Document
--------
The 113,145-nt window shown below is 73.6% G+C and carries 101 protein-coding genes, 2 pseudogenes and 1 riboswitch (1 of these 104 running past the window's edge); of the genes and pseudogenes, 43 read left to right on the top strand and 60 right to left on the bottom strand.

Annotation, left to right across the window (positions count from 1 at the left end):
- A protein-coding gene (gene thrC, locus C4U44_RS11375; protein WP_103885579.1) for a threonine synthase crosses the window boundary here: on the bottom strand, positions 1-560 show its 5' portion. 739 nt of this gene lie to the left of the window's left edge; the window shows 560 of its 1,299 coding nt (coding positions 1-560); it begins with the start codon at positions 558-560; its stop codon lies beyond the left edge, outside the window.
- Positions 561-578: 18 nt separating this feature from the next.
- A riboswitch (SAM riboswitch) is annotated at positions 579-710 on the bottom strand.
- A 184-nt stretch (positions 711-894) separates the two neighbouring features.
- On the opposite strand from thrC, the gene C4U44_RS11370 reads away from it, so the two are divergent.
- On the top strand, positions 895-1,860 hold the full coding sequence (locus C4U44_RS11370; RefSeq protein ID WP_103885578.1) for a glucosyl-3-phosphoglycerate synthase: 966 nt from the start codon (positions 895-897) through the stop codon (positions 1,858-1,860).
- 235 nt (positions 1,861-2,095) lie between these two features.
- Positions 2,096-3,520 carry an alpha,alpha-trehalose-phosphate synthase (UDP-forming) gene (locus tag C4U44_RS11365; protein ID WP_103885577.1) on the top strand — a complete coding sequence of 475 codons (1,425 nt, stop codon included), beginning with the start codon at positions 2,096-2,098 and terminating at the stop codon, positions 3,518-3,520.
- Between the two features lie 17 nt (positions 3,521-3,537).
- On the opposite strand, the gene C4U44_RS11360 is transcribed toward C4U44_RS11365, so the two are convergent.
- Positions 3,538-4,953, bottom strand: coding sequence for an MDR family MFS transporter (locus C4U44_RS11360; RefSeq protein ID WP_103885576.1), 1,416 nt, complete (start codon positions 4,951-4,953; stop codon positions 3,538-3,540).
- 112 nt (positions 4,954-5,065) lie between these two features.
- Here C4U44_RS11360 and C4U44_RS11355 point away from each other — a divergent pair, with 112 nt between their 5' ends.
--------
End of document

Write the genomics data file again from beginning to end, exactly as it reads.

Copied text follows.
The 113,145-nt window shown below is 73.6% G+C and carries 101 protein-coding genes, 2 pseudogenes and 1 riboswitch (1 of these 104 running past the window's edge); of the genes and pseudogenes, 43 read left to right on the top strand and 60 right to left on the bottom strand.

Annotation, left to right across the window (positions count from 1 at the left end):
- A protein-coding gene (gene thrC, locus C4U44_RS11375; protein WP_103885579.1) for a threonine synthase crosses the window boundary here: on the bottom strand, positions 1-560 show its 5' portion. 739 nt of this gene lie to the left of the window's left edge; the window shows 560 of its 1,299 coding nt (coding positions 1-560); it begins with the start codon at positions 558-560; its stop codon lies beyond the left edge, outside the window.
- Positions 561-578: 18 nt separating this feature from the next.
- A riboswitch (SAM riboswitch) is annotated at positions 579-710 on the bottom strand.
- A 184-nt stretch (positions 711-894) separates the two neighbouring features.
- On the opposite strand from thrC, the gene C4U44_RS11370 reads away from it, so the two are divergent.
- On the top strand, positions 895-1,860 hold the full coding sequence (locus C4U44_RS11370; RefSeq protein ID WP_103885578.1) for a glucosyl-3-phosphoglycerate synthase: 966 nt from the start codon (positions 895-897) through the stop codon (positions 1,858-1,860).
- 235 nt (positions 1,861-2,095) lie between these two features.
- Positions 2,096-3,520 carry an alpha,alpha-trehalose-phosphate synthase (UDP-forming) gene (locus tag C4U44_RS11365; protein ID WP_103885577.1) on the top strand — a complete coding sequence of 475 codons (1,425 nt, stop codon included), beginning with the start codon at positions 2,096-2,098 and terminating at the stop codon, positions 3,518-3,520.
- Between the two features lie 17 nt (positions 3,521-3,537).
- On the opposite strand, the gene C4U44_RS11360 is transcribed toward C4U44_RS11365, so the two are convergent.
- Positions 3,538-4,953, bottom strand: coding sequence for an MDR family MFS transporter (locus C4U44_RS11360; RefSeq protein ID WP_103885576.1), 1,416 nt, complete (start codon positions 4,951-4,953; stop codon positions 3,538-3,540).
- 112 nt (positions 4,954-5,065) lie between these two features.
- Here C4U44_RS11360 and C4U44_RS11355 point away from each other — a divergent pair, with 112 nt between their 5' ends.